Michael Finney started with a close up act and deviated into a lecture on the watch steal! He opened with sponge balls and a confused spectator who was put right with a great gag using a giant sponge ball. I was aware of Michael trying and rejecting a watch steal (I was sitting with the spectator’s arms almost reaching over my shoulder); he moved on to another but had to admit he had failed and was determined that we, the audience, should understand why. The first watch seemed to have a normal leather strap but turned out to have a Velcro fastener, whilst the second watch had lost its small leather loop and this had been replaced by a rubber band! However during the explanation Michael broke the watch strap completely which made him acutely embarrassed, but he did confess that this had happened a couple of times before - maybe a warning to those hoping to learn this effect?
Michael continued with a chop cup routine using a small cup and ended with Professor’s Nightmare using unusually long ropes.
David Jones used a dinner table setting to perform his act. He started with two decks of cards. Selections were made from one of them whilst these were then found by David from the second deck which was kept in his pocket throughout. Four coins then vanished to reappear inside a Ramsey Cylinder before vanishing completely and a bill switch was followed by a three ‘thought of’ card revelation.
The local restaurants then filled with magicians for an hour or so before the start of the gala show at the Playhouse Theatre.
Richard Cadell had brought the Studio One dancers with him and they opened the first half with a routine which ended with the production of Richard from a shadow box.
Young Magician of the Year, Steve Dela, opened with his slick and stylish award winning act of gloves to streamer, ball vanishes and appearances - using both bare hands and silks - card manipulations and candle productions. Irish music played faster and faster for a routine with Ninja Rings and various sizes of coins appeared and vanished. A large ball was used for some hand juggling, then it was back to cards ending with a fountain from a casket which closed automatically as the act ended.
John Archer was as funny as ever as he ambled through a Tossed Out Deck routine before launching into a part-sentimental, part-comedic story about his grandparents which explained the presence of a wooden box. Volunteers were invited to take unknown objects from it and place them into their pockets before returning to their seats. John was then able to name the objects and who held them whilst telling wonderfully involved stories about each one.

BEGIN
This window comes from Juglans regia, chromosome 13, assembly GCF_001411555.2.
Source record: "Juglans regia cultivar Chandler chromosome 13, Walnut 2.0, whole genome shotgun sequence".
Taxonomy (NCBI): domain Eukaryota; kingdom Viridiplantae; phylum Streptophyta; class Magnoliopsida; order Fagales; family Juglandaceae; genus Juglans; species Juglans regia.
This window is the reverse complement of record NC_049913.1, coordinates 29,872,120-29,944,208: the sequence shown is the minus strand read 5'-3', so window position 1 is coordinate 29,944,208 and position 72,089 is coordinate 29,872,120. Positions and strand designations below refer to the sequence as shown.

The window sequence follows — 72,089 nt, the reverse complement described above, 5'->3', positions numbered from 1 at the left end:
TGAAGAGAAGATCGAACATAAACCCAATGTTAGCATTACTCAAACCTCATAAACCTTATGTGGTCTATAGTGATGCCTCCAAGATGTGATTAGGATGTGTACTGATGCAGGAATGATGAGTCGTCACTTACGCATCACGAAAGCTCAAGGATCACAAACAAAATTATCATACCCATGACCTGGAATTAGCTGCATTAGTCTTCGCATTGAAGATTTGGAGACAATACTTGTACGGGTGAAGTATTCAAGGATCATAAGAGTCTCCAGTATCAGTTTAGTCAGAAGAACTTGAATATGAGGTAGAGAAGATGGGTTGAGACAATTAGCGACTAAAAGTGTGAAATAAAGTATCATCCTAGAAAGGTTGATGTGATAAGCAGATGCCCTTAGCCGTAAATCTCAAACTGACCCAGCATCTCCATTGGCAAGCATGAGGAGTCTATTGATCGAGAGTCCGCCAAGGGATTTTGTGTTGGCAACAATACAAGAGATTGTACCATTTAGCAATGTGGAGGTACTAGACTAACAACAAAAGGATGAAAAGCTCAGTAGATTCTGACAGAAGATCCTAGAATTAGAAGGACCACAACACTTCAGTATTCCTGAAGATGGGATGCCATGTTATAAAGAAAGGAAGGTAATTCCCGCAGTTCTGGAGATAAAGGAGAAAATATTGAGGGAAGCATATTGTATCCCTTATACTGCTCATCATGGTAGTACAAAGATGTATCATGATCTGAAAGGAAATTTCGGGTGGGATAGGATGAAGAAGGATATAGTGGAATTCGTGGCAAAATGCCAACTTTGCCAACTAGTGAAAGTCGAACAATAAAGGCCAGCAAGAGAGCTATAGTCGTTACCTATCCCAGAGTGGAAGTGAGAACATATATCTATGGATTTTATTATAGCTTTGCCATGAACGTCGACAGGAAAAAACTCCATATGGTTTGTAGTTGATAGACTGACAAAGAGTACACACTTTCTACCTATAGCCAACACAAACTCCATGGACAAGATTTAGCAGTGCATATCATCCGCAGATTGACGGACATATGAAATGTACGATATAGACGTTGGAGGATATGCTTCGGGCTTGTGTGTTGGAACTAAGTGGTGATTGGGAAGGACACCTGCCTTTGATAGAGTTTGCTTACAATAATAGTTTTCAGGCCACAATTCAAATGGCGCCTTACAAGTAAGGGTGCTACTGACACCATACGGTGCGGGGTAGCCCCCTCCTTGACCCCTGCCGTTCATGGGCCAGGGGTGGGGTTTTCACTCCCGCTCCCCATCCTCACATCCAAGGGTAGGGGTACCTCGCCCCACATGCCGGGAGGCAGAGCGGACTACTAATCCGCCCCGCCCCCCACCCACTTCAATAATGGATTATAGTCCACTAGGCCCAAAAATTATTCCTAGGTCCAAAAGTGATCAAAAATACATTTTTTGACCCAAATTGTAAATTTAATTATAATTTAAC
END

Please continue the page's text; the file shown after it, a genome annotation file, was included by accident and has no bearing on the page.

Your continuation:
Richard Cadell brought his assistant Stacey onto the stage to perform a mini Zig Zag before introducing Roy Davenport who performed his current IBM award-winning act of coins with coin ladder, thimble manipulations and Linking Rings. Roy is always such a joy to watch; he positively bounces on stage and his huge smile displays how much he is giving to the audience!
After the interval the Studio One dancers were back before Richard introduced the Balloons Brothers. They performed a short act, building bikes and guns out of balloons to Blues Brothers music.
Michael Finney, in bright yellow suit, worked hard at Six Card Repeat and didn’t seem to be able to reach the audience at first. He had trouble finding a female volunteer but then proved how amazing he is as a performer. He started to play with the audience verbally until he had them eating out of his hand and was then able to go back to the magic and received huge ovations for Cut and Restored Rope and Card to Forehead which were interspersed with a giant card gag and sponge balls. This master of comedy had lots of great lines which were delivered very clearly and just tore the audience apart – a great lesson to all professional comedy magicians.
Richard Cadell performed a Metamorphosis illusion with a slight twist at the end as a different girl came out of the box instead of Richard who was now discovered to be one of the two policeman assistants.
The final act, David and Dania, was as immaculate and amazing as always. Their famous costume changes were interspersed with bouquet and botania productions as well as a bottle from silk. The final few minutes of changes were breathtaking even when one had seen the act before – that shower of glitter culminating in the Union Flag dress brought a huge round of applause.
The only question after such a brilliant Bristol Day of Magic is: how can the organisers possibly better it next year? But you can be sure they will!
Photos: 1. Graham P Jolley 2. Michael Finney 3.
John Archer 4. David & Dania
© Mandy Davis, May 2006